In March this year, to coincide with the annual BFI Flare LGBT film festival, the British Film Institute published its list of the 30 best LGBT films of all time. The number one slot was given to one of the most critically acclaimed films of this year, Carol, directed by Todd Haines, based on the Patricia Highsmith romance novel The Price of Salt. The 1952 novel was groundbreaking in its depiction of a lesbian romance which did not end in tragedy – instead, there is the suggestion that despite all obstacles, the two female leads will somehow maintain and build upon the love affair that they’ve entered into. The film of the novel is no less rare: throughout the history of LGBT cinema, the fates of gay, lesbian and transgender people have all too often been doomed.
How different the end of Carol is from 2005’s Brokeback Mountain (directed by Ang Lee), which tells of the tortured relationship of two cowboys, played by Jake Gyllenhaal and Heath Ledger. The film may have broken ground in casting two major Hollywood players in gay roles, but concludes violently with Ledger’s character imagining Gyllenhaal’s Jack Twist being beaten to death by a gang of thugs. “I was physically sick when I saw that film,” an ex-lover told me a few years ago after I lent it to him. “Why does it always have to end badly for gay men?”
And yet it has not always been this way. The best LGBT cinema offers us hope amongst the darkness. In the midst of the AIDS epidemic, 1985’s My Beautiful Launderette caused a sensation in its depiction of a gay cross-cultural relationship in working class Britain. 11 years later Jonathan Harvey’s Beautiful Thing was a game-changer in boldly exploring a relationship between two gay teenagers, injecting some much needed optimism into one of the harshest decades for gay men.
LGBT films, by definition, have always been political. Simply by placing characters with dissident sexualities on the screen, they are rupturing a history in which our culture has so often been hidden or denied. The tenderness of Harvey’s Beautiful Thing, for example, changed attitudes and spoke to legions of closeted young gay men; moreover, some of the seminal LGBT films have been overtly political: 1961’s Victim, starring Dirk Bogarde and directed by Basil Dearden, shone an unwavering light of the struggles of gay men at a time when homosexuality was illegal in the UK, and they were, therefore, ripe for blackmail. It is said to have played a pivotal role in engendering sympathy for gay people and leading to the UK’s 1967 Sexual Offences Act which decriminalised homosexuality in private between two men.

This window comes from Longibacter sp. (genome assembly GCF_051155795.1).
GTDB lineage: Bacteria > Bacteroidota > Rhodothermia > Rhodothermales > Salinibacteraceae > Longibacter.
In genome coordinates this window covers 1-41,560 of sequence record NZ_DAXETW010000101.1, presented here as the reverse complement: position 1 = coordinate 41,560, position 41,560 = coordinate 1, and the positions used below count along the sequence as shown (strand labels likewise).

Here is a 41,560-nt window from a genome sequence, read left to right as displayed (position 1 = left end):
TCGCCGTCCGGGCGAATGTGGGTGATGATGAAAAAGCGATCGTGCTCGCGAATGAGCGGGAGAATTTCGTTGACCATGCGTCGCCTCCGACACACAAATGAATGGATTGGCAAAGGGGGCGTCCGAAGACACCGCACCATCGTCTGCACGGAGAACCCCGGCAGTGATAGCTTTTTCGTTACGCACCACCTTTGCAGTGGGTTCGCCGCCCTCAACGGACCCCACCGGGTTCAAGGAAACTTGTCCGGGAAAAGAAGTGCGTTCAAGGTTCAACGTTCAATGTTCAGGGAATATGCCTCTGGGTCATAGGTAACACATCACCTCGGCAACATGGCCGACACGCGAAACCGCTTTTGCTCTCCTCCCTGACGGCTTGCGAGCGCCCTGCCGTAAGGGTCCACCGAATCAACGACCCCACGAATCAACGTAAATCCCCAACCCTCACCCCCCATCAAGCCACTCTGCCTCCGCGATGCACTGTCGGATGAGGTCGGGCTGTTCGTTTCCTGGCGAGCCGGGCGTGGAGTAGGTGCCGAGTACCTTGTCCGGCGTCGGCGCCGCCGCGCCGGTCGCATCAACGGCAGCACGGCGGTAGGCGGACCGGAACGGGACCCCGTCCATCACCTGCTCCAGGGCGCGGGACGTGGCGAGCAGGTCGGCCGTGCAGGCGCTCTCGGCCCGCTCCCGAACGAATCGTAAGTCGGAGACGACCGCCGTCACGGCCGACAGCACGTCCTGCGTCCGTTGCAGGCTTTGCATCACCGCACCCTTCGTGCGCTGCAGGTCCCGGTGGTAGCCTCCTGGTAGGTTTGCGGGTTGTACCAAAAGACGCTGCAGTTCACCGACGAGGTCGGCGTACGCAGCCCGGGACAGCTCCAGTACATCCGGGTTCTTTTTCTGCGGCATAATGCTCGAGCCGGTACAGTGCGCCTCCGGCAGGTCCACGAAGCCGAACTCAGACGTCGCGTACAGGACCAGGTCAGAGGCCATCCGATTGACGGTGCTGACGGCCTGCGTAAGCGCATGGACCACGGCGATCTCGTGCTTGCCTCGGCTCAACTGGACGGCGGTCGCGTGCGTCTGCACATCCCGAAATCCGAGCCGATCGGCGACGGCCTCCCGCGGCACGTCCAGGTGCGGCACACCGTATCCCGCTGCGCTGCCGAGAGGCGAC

It is, of course, impossible to discuss LGBT film without looking at the work of Pedro Almodovar. The Spanish filmmaker’s Law of Desire (1987) broke away from stereotypical representations of gay men which had for so long focused on shame and homophobia. In 1999 All About My Mother did for trans people what Law of Desire had for gay men: it refused to sensationalise them, instead sensitively focusing on the reality of their individual stories, whilst looking at the issues in the context of wider themes such as bereavement. No other gay filmmaker has so successfully crossed over into the mainstream.
Still from Tangerine (2015). The story follows a transgender sex worker who discovers her boyfriend and pimo has been cheating on her.
If Almodovar was the enfant terrible of Spanish cinema, his (French) recent counterpart is perhaps Xavier Dolan. “Precocious talent” are the words that immediately come to mind when one thinks of the French-Canadian filmmaker. Not only has he written and directed six feature films, but he has also taken the lead role in three of them. He has won multiple awards at the Cannes film festival – with 2014’s Mommy scooping the Jury prize – and has still somehow found the time to throw in a dozen acting jobs and 30 plus voice over credits. Not bad for a 27-year-old. His first film, 2009’s I Killed My Mother is typical of his work in that homosexuality – while it exists in the film – is not Dolan’s central preoccupation. For example, only later do we learn that Hubert’s friend Antonin is his boyfriend. The teenager’s struggles to find his place in the world – and negotiate a relationship with the mother he both loves and despises – are not determined by his sexuality, but rather by the universal themes we all grapple with – independence, rage and perceived abandonment by a parent. Again, like Almodovar, his message is perhaps the most powerful one of all: these people really are no different from you or I.
This idea of ordinariness, with its infinite potential to break down people’s perceptions about LGBT people, is arguably the future of LGBT filmmaking, being particularly relevant in the age of equal marriage. It was perhaps most beautifully expressed in recent years in Andrew Haigh’s 2011 film, Weekend. Here was a film in which gay men appeared to at last be free of the problems which had so long plagued them on the screen – two young men tentatively building a relationship, which though short-lived would, it is strongly suggested, shape the rest of their lives. Andrew Haigh would go on to produce the popular HBO series Looking – again a non-judgmental exploration of ordinary gay lives, but this time in San Francisco. Looking: The Movie premiers on HBO on July 23, and promises to be the film to represent the challenges that LGBT people face today.
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